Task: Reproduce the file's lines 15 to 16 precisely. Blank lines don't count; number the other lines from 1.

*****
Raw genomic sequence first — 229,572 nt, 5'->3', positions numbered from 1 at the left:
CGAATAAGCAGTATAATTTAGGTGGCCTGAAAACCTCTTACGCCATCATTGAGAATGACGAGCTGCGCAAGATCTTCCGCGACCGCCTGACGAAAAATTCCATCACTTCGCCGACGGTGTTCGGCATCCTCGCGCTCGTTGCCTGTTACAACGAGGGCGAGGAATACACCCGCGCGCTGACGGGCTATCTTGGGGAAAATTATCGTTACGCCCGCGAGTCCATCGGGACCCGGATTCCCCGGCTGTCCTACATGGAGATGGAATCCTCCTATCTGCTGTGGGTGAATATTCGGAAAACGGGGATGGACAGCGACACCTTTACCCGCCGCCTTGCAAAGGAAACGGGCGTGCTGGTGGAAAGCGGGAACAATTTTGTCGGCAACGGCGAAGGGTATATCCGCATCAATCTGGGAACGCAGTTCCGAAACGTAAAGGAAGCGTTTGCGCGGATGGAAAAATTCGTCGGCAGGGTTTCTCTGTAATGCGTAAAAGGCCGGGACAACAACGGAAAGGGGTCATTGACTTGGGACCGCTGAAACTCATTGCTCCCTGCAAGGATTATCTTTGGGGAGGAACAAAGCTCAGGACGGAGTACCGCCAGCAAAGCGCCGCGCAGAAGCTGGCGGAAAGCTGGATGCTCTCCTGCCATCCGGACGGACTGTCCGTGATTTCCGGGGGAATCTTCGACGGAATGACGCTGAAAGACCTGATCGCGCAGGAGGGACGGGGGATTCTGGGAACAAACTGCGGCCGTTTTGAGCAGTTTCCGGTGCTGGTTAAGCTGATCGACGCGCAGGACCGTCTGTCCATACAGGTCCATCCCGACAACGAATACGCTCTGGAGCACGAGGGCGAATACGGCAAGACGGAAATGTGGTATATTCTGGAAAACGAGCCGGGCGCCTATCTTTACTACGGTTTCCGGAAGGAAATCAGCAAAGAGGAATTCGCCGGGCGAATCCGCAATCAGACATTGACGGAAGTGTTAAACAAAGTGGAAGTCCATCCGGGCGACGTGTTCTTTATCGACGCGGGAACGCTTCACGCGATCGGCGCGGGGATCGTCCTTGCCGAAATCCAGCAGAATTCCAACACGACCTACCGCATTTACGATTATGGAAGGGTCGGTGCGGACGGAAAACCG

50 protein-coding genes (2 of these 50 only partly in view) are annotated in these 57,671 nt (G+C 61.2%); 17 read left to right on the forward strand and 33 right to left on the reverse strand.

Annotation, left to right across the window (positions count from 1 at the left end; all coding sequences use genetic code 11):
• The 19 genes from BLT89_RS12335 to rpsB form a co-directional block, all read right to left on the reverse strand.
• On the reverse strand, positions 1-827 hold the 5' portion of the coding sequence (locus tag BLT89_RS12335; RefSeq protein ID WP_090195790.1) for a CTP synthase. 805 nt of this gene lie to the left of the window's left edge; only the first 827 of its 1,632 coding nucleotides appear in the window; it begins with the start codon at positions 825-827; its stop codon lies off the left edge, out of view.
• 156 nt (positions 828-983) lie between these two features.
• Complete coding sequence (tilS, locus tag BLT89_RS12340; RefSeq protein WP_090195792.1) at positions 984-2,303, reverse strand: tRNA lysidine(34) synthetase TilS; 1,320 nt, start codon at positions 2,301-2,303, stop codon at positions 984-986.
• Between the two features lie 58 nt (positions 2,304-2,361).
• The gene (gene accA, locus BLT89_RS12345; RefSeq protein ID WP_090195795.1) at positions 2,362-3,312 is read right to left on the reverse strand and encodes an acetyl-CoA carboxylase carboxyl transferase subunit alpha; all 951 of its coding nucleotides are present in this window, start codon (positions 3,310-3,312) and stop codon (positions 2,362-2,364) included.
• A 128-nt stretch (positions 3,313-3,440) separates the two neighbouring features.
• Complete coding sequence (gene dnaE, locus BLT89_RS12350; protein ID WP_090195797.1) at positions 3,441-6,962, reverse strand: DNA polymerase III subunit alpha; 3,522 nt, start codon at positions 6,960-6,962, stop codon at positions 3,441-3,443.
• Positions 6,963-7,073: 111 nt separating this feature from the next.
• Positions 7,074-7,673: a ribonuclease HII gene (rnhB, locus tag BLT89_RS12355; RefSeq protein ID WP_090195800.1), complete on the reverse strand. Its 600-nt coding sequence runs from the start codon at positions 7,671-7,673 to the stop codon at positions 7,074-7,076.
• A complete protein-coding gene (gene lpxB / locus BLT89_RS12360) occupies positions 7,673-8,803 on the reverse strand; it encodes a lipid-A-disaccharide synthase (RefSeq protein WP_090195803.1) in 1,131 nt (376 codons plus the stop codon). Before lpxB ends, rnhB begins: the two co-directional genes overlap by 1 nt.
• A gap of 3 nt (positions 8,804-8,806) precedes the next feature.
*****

• A complete protein-coding gene (gene lpxB / locus BLT89_RS12360) occupies positions 7,673-8,803 on the reverse strand; it encodes a lipid-A-disaccharide synthase (RefSeq protein WP_090195803.1) in 1,131 nt (376 codons plus the stop codon). Before lpxB ends, rnhB begins: the two co-directional genes overlap by 1 nt.
• A gap of 3 nt (positions 8,804-8,806) precedes the next feature.